Specs, Avon, Mass., has found so much interest in three-quarter height basketball shoes for bunions and flat feet that it has added an all-leather version to its Pro Specs line, company officials said. According to Meier, “Basketball continues to be on the rise and gaining a more substantial share of the athletic footwear market.” He added that professional players have welcomed the style because it gives them the same ankle support as a high-top model but has less weight.
Specs has added aerobics shoes in nylon and leather to its line and will introduce a pattern for women’s joggers — thin checks on white in blue and pink, he said. The firm will also introduce a cold weather boot line for fall, he said.
For S.B. Sports, division of BBC International, Secaucus, N.J., the NSF will be a testing ground for the year-old branded line that is just hitting the retail market, according to Deke Jamieson, marketing director.
Although S.B. Sports attempted initially to position itself as a youth-oriented brand, response to the shoes has warranted its broadening to “family” athletic footwear, Jamieson noted. “We’re now expecting orders in these new areas,” he added.
The shoes will hit retail this month of the East Coast, and four distributors in the Mountain States have been hired recently to expand the firm’s base to the West Coast. Distribution will be primarily through family shoe stores, major athletic chains and some major department chains, Jamieson said.
“This show will really be a solidifying of our entry into the athletic market,” Jamieson said.
In addition to its new joggers unveiled at the NSGA show, S.B. Sports will introduce a casual three-quarter-high jogger for men and boys to retail at around $33 at the NSF.
Pro-Players, division of Jack Schwartz Shoes, New York, will be concentrating on hook-and-loop closures and adding more colors, speed lacing and nontraditional uppers, such as quilting to their lines, according to Jack Schwartz, executive vice-president.
Jordache Athletic Footwear, New York, will introduce satin/suede combination fashion joggers in colors, according to designer Tina Kang.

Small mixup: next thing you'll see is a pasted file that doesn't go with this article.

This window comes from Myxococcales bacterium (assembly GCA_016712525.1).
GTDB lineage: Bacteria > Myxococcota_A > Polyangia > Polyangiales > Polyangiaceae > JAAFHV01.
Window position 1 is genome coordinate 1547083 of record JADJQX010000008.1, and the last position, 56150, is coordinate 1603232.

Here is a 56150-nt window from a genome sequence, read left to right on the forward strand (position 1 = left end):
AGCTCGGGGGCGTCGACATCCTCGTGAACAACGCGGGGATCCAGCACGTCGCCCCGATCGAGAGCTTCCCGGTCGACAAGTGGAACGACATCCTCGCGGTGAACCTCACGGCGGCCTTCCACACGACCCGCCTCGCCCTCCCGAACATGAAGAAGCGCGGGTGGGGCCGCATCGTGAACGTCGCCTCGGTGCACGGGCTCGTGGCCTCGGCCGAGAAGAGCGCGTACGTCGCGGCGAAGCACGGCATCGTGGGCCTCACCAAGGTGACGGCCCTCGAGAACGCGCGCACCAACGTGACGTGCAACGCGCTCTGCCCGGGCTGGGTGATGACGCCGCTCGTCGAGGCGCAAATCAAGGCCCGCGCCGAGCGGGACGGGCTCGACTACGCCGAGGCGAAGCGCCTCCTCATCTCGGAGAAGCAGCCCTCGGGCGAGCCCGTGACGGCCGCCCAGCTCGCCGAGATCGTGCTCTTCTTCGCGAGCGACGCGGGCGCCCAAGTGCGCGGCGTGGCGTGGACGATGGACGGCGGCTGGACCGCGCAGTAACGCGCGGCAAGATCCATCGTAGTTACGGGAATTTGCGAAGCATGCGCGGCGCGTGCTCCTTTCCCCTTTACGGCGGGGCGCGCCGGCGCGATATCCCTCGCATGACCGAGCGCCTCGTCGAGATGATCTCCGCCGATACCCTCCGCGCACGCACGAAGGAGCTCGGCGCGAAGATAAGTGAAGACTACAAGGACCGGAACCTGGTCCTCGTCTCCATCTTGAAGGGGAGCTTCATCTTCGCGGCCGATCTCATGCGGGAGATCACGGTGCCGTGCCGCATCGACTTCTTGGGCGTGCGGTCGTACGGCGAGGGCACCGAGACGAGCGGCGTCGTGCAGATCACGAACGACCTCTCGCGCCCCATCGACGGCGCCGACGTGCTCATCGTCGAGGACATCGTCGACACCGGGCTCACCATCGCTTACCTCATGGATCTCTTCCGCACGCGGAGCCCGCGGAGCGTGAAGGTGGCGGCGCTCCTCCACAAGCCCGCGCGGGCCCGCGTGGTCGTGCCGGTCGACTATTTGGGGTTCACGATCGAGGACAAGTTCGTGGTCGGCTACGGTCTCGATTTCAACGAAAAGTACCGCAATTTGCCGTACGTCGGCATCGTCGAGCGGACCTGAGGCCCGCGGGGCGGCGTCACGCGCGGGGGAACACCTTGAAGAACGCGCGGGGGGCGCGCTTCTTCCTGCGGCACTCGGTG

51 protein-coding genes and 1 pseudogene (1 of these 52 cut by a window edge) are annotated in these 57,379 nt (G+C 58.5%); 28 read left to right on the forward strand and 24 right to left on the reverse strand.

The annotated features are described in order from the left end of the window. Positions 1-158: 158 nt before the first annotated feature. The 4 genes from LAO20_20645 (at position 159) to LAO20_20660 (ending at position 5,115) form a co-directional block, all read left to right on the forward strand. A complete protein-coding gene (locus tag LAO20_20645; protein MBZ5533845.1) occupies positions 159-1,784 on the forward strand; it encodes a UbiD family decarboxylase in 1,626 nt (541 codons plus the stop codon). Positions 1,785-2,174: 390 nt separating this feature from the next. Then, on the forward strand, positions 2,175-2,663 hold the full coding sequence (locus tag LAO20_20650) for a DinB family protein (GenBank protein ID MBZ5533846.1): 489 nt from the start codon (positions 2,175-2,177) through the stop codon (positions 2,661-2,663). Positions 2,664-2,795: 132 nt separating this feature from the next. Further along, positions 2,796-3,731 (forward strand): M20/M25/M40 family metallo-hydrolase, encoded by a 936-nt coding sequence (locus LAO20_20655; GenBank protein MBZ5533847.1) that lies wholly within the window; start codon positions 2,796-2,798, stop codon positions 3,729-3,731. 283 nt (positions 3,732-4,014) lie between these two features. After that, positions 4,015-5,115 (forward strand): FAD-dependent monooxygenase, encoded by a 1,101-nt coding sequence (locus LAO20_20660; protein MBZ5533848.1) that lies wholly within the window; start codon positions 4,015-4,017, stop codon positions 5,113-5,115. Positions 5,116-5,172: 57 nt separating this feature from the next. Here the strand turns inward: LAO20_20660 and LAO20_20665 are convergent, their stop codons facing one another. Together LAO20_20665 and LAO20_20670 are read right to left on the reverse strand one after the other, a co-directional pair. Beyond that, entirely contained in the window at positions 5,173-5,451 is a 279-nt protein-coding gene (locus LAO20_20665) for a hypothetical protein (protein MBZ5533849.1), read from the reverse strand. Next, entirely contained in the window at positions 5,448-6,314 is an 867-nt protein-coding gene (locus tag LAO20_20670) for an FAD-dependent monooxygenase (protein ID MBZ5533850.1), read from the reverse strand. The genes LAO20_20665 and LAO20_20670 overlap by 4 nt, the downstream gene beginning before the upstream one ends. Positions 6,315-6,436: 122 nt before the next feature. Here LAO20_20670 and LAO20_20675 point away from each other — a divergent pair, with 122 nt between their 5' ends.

High-tech manufacturers generally will emphasize the casual aspects of their lines during NSF.
Etonic, Inc., Brockton, Mass., will highlights its Tretorn line, particularly its beauties athleisure styles, which, according to vice-president John Larsen are “strong shoe store products.”
Jacques Hanssens, vice-president of sales, Bata Shoe Co., Belcamp, Md., said the firm will be showing its NSGA-introduced tennis line that includes its three-strap Velcro men’s Challenger, $45; the oxford, mesh men’s Court Champion, $40; the men’s Tourney III, $50; three women’s court shoestyles and an ankle-cut racquetball shoe.
Bata also will show its Tonic Dancer, a concept borrowed from Europe consisting of a colorful sock and shoe stitched together for dancing.
Asics Tiger Corp., Santa Ana, Calif., will place special emphasis on its first infants’ line introduced at NSGA, company officials said.
Adidas will bring its new NSGA-introduced basketball shoes to NSF in addition to its Ivan Lendl and Herschel Walker signature shoes, according to John Tieman, shoe product manager for Vanc/Adidas, the firm’s Midwest distributor. The firm also will show its Angel and Catalina women’s tennis shoes and its Lady New York running shoe.
Bruce Fendell, product manager for Libco, Adidas’ Northeastern distributor, said the firm has decided to split its new line into two yearly introductions. Product debuts will now be made in the fall and spring, rather than just in the fall, Fendell said. “It’s harder for the distributors, but it’s more timely for the dealers,” he said.
Adidas will unveil the top end of its basketball range in March during the NCAA playoffs, Fendell said.
Lyndon, Killeen, Eastern regional sales manager for Brooks Shoe Co., division of Wolverine World Wide, Rockford, Mich., said the NSF will be the proper showcase for the firm’s athleisure line. “The customer base is different (from NSGA) although our products are the same. We will sell more athleisure and more to department store people who cannot tell the difference between the Chariot and the Graphex,” he said.
Nike, Inc., Beaverton, Ore., will be concentrating on its leisure line, which includes new colors in its Vandals and Racquettes models. Also being shown will be Too-Highs, a ladies’ mid-high basketball-styled shoe in bright yellow. Nike’s casual shoes, the Brisbane and the Australia, which incorporate running features into a deck-type upper, also will be shown during NSF.
Autry Industries, Inc., Dallas, will be emphasizing its Autry Americans line during NSF, which the firm is promoting in conjunction with the summer Olympics. The shoes were shipped last fall, and reorders have been strong, said company officials. Autry also will introduce a basketball shoe with full-grain leather upper and removable insole, and show two new women’s running patterns of a shoe that was introduced for men in December.